What is it about your field of research that gets you most excited?
What I find most exciting about cognitive neuroscience is that there is still so much to discover and understand about how the brain works.
What do you think are the biggest challenges currently facing life scientists and their work?
One of the biggest challenges we are called to face is to improve the reliability and reproducibility of science. In recent years there is a growing alarm about scientific results which cannot be replicated. This is very important because these “false leads” slow down the progress of science down considerably and cause a waste of time, effort, and resources (which are already quite scarce).
The pressure to publish, especially “groundbreaking” results, as well as the fact that the distribution of resources strongly depends on this, contributes to this problem. But it is our responsibility as scientists to do our best to defend and protect the integrity of science.
What advice would you give to life scientists just starting out in their careers?
Find a topic that stimulates you, but let yourself be excited by other topics too (we are surrounded by many mysteries waiting to be unraveled). Then dig in and start finding interesting unanswered questions, so you can contribute answering them.
Keep studying and read a lot, but always with a skeptic’s mind. Seek help and advice from your colleagues. But the most important thing is to have a real passion for science, so that “doing science” will be something you love doing, rather than work, and there will be nothing else you would rather be doing. This is essential because research requires high perseverance that you can only raise when you are passionate about your work. And when hard times come, let your motivation support you and keep pushing!
Which scientists working today do you most admire, and why?
I deeply admire whoever does this job with passion, especially those who have to face great difficulties due to lack of support and resources, and those who are actively contributing to increasing awareness of the problems I was speaking about above and solving them.
What’s your favourite science quote?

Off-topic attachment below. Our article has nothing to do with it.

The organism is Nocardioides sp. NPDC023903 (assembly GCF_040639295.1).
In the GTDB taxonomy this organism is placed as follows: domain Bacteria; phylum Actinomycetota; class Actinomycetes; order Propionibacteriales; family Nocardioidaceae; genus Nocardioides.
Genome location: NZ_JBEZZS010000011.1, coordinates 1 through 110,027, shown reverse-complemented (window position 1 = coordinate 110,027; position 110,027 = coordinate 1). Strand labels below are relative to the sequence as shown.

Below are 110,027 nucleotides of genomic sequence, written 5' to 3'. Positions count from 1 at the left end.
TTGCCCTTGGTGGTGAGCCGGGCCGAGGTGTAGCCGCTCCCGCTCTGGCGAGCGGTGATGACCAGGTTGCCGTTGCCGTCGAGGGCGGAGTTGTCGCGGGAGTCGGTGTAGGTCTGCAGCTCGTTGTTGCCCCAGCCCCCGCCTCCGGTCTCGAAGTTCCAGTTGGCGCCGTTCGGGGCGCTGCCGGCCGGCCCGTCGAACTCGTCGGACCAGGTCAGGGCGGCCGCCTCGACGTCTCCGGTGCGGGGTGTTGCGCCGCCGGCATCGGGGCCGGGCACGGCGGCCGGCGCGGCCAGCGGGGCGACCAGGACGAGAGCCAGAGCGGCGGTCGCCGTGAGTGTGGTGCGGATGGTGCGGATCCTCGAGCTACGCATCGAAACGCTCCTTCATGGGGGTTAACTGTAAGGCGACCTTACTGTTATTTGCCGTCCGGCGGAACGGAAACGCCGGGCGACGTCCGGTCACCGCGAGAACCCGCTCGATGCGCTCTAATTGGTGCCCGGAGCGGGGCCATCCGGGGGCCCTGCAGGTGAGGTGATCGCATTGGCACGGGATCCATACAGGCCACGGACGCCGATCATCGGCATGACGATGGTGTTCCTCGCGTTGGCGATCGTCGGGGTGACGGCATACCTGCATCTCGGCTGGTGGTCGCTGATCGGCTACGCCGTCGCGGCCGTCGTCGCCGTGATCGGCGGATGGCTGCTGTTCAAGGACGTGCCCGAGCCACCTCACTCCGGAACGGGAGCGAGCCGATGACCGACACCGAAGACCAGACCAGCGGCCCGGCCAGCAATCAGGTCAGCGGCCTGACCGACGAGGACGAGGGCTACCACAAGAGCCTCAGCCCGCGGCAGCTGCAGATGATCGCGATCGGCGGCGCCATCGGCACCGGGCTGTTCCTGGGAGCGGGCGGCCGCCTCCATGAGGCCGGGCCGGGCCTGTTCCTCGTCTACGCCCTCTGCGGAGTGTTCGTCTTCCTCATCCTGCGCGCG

“Impossible only means that you haven’t found the solution yet.” – (Anonymous)
What do you think is the greatest scientific discovery of all time?
I’m going to choose the discovery that disease came from microorganisms that could be killed by heat and disinfectant. It may not be the greatest scientific discovery of all time, but it saved millions of lives!
Thank you so much for speaking to us, Ettore! Congratulations again for being named our Lab Heroes AwardsTM 2018 Runner-Up!
Read the interview with our Lab Heroes AwardsTM 2018 Winner, Dr Enitome Bafor, here.
Read the interview with Ettore’s fellow runner up Elisabeth Paul here.
Additional resources for life scientists
One of the things we’re most passionate about is supporting life scientists with every aspect of life in the lab. Here are some guides and resources that you may find helpful:
- The Life Scientists' Guide to Wellbeing
- The Life Scientists' Guide for New PhD Students
- The Most Common PhD Problems & How to Get Past Them
- View all of our guides
- Apply for a Travel Grant: every month we give away $500 to PhD students and Postdocs so that they can attend a scientific conference. Give it a go - it's really easy to apply.
- Read advice from other scientists - in our Interviews with Scientists' series
- Molarity Calculator: a quick and easy way to calculate the mass, volume or concentration required for making a solution
- Dilution Calculator: an easy way to work out how to dilute stock solutions of known concentrations
- Mini-reviews, Pathway Posters & Product Guides: a set of technical resources to answer your questions on a wide range of topics and to help you get started quickly
- And - when you get to the stage of planning your experiments, don't forget that we offer a range of agonists, antagonists, inhibitors, activators, antibodies and fluorescent tools at up to half the price of other suppliers (check out our price comparison table to see for yourself!). The range includes:
And finally - don't forget to check back in to the Hello Bio Blog - with features from experts, posts on lab support, events, competitions and some fun stuff along the way!